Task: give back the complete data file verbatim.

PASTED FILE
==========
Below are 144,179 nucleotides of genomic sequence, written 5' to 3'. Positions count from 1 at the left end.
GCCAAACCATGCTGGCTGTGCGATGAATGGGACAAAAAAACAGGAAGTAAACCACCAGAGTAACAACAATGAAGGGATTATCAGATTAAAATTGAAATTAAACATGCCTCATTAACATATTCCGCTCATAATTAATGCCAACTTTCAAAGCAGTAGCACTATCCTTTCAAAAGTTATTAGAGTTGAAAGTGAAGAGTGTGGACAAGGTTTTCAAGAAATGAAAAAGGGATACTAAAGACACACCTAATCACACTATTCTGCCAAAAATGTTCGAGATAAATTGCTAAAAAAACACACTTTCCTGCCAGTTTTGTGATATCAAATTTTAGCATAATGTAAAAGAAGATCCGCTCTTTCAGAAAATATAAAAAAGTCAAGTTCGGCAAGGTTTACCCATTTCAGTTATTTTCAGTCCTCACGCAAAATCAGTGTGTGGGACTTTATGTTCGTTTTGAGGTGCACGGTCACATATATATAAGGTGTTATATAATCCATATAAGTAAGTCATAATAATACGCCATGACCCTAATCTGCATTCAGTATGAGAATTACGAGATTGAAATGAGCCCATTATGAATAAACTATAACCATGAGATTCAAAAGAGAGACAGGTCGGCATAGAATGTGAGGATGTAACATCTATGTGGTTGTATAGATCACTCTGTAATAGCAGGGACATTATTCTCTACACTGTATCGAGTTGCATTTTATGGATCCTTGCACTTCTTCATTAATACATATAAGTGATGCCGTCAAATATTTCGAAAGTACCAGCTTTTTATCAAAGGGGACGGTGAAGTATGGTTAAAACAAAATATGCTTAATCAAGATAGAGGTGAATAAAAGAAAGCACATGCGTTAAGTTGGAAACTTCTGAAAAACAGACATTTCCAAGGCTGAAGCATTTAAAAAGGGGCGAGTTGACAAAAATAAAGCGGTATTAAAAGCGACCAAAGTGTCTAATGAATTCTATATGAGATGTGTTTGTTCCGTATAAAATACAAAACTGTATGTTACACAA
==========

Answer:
Below are 144,179 nucleotides of genomic sequence, written 5' to 3'. Positions count from 1 at the left end.
GCCAAACCATGCTGGCTGTGCGATGAATGGGACAAAAAAACAGGAAGTAAACCACCAGAGTAACAACAATGAAGGGATTATCAGATTAAAATTGAAATTAAACATGCCTCATTAACATATTCCGCTCATAATTAATGCCAACTTTCAAAGCAGTAGCACTATCCTTTCAAAAGTTATTAGAGTTGAAAGTGAAGAGTGTGGACAAGGTTTTCAAGAAATGAAAAAGGGATACTAAAGACACACCTAATCACACTATTCTGCCAAAAATGTTCGAGATAAATTGCTAAAAAAACACACTTTCCTGCCAGTTTTGTGATATCAAATTTTAGCATAATGTAAAAGAAGATCCGCTCTTTCAGAAAATATAAAAAAGTCAAGTTCGGCAAGGTTTACCCATTTCAGTTATTTTCAGTCCTCACGCAAAATCAGTGTGTGGGACTTTATGTTCGTTTTGAGGTGCACGGTCACATATATATAAGGTGTTATATAATCCATATAAGTAAGTCATAATAATACGCCATGACCCTAATCTGCATTCAGTATGAGAATTACGAGATTGAAATGAGCCCATTATGAATAAACTATAACCATGAGATTCAAAAGAGAGACAGGTCGGCATAGAATGTGAGGATGTAACATCTATGTGGTTGTATAGATCACTCTGTAATAGCAGGGACATTATTCTCTACACTGTATCGAGTTGCATTTTATGGATCCTTGCACTTCTTCATTAATACATATAAGTGATGCCGTCAAATATTTCGAAAGTACCAGCTTTTTATCAAAGGGGACGGTGAAGTATGGTTAAAACAAAATATGCTTAATCAAGATAGAGGTGAATAAAAGAAAGCACATGCGTTAAGTTGGAAACTTCTGAAAAACAGACATTTCCAAGGCTGAAGCATTTAAAAAGGGGCGAGTTGACAAAAATAAAGCGGTATTAAAAGCGACCAAAGTGTCTAATGAATTCTATATGAGATGTGTTTGTTCCGTATAAAATACAAAACTGTATGTTACACAA